Monday, June 28, 2010


Targeted advertising aimed at attracting innocent kids to unhealthy but high profit foods by the industry is a matter of concern in many countries striving desperately to fight the epidemic of childhood obesity. Such practices have reached uncontrollable proportion when some of the established industry players started offering attractive toys as temptation to kids and parents, finding it extremely difficult to control their kids, from rushing to such promoted products. Inclusion of cheap toys in food packs or offering toys under promotional schemes is a strategy many food processors follow but "bribing" the kids through toys to come to restaurants is a ploy of recent origin. The lame excuse that these toys are offered to increase the pleasure of eating out for the entire family cannot be justification for such questionable practices.

"Tempting kids with toys is unfair and deceptive, both to kids who don't understand the concept of advertising, and to their parents, who have to put up with their nagging children," said Michael Jacobson, executive director of the Center for Science in the Public Interest. The group, which previously took on fast-food chain KFC over artery-clogging trans fats, alleged that the practice is illegal under consumer protection laws in states including California, Texas, New Jersey and Massachusetts. "It's a creepy and predatory practice that warrants an injunction," Stephen Gardner, CSPI's litigation director, said in a statement. McDonald's called the group's charges a "misrepresentation" of its effort to sell healthier food and safe toys. "Getting a toy is just one part of a fun, family experience at McDonald's," spokesman William Whitman said in a statement. In 2006, the latest year for which data is available, fast-food companies, led by McDonald's, spent more than $520 million on advertising and toys to promote children's meals, according to a U.S. Federal Trade Commission report. The latest Happy Meal promotion from McDonald's is a tie-in with the popular DreamWorks Animation film "Shrek Forever After." The meals include toy watches fashioned after the movie's characters Shrek, Donkey, Gingy and Puss in Boots".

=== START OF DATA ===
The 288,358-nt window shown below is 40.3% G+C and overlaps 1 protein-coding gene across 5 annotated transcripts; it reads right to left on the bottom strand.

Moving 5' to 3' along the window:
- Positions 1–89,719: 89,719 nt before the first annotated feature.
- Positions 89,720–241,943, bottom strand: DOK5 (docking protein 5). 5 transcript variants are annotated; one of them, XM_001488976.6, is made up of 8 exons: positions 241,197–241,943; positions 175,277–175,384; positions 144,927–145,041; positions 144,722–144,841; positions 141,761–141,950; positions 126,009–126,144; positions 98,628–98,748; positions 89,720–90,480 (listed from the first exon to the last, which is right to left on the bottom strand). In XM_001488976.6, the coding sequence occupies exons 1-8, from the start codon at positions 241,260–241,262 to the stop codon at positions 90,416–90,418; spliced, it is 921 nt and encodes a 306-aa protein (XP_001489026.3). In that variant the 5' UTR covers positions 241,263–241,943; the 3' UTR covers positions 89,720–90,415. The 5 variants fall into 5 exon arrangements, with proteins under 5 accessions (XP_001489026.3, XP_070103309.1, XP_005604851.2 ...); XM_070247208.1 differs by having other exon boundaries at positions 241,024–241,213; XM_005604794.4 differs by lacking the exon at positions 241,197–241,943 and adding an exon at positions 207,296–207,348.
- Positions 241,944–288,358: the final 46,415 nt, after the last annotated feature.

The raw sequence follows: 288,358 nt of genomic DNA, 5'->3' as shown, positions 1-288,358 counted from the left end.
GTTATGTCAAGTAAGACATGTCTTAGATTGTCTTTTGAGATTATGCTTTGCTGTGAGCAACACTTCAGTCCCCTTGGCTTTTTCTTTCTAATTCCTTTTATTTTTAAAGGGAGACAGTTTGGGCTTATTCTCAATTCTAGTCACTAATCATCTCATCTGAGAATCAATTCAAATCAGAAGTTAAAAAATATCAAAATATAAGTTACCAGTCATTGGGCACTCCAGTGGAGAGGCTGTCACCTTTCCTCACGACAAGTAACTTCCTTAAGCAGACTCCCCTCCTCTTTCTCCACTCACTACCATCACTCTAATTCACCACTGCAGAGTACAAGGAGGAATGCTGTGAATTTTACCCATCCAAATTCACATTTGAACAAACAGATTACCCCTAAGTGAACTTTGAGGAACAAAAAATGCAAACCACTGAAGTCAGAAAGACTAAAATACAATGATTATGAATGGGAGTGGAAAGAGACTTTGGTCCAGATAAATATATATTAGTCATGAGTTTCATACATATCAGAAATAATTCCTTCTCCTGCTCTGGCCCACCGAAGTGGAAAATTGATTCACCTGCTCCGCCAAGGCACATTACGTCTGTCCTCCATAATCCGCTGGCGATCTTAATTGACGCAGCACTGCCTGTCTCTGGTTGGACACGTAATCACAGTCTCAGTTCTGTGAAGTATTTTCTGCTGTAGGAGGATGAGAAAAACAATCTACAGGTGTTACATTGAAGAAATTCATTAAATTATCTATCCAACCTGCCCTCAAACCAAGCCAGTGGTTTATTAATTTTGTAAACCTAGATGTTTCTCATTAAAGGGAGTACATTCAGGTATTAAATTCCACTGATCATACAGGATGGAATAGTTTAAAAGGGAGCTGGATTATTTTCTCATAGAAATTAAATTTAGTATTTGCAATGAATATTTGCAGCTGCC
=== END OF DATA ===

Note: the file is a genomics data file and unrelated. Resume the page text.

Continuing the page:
Of course if such promotional techniques are used for popularizing healthy meals for the kids, there should not be any objection to these promotional programs of the restaurant industry. But if the recent reports about the low quality of kids meals and unhealthy effect on their consumption are to be believed, catering industry has lot to answer for their irresponsible attitude vis-a-vis kids. Responsible industry players like McDonalds must give a lead to the rest in restoring the credibility of the industry and promote human welfare through concrete and positive action..


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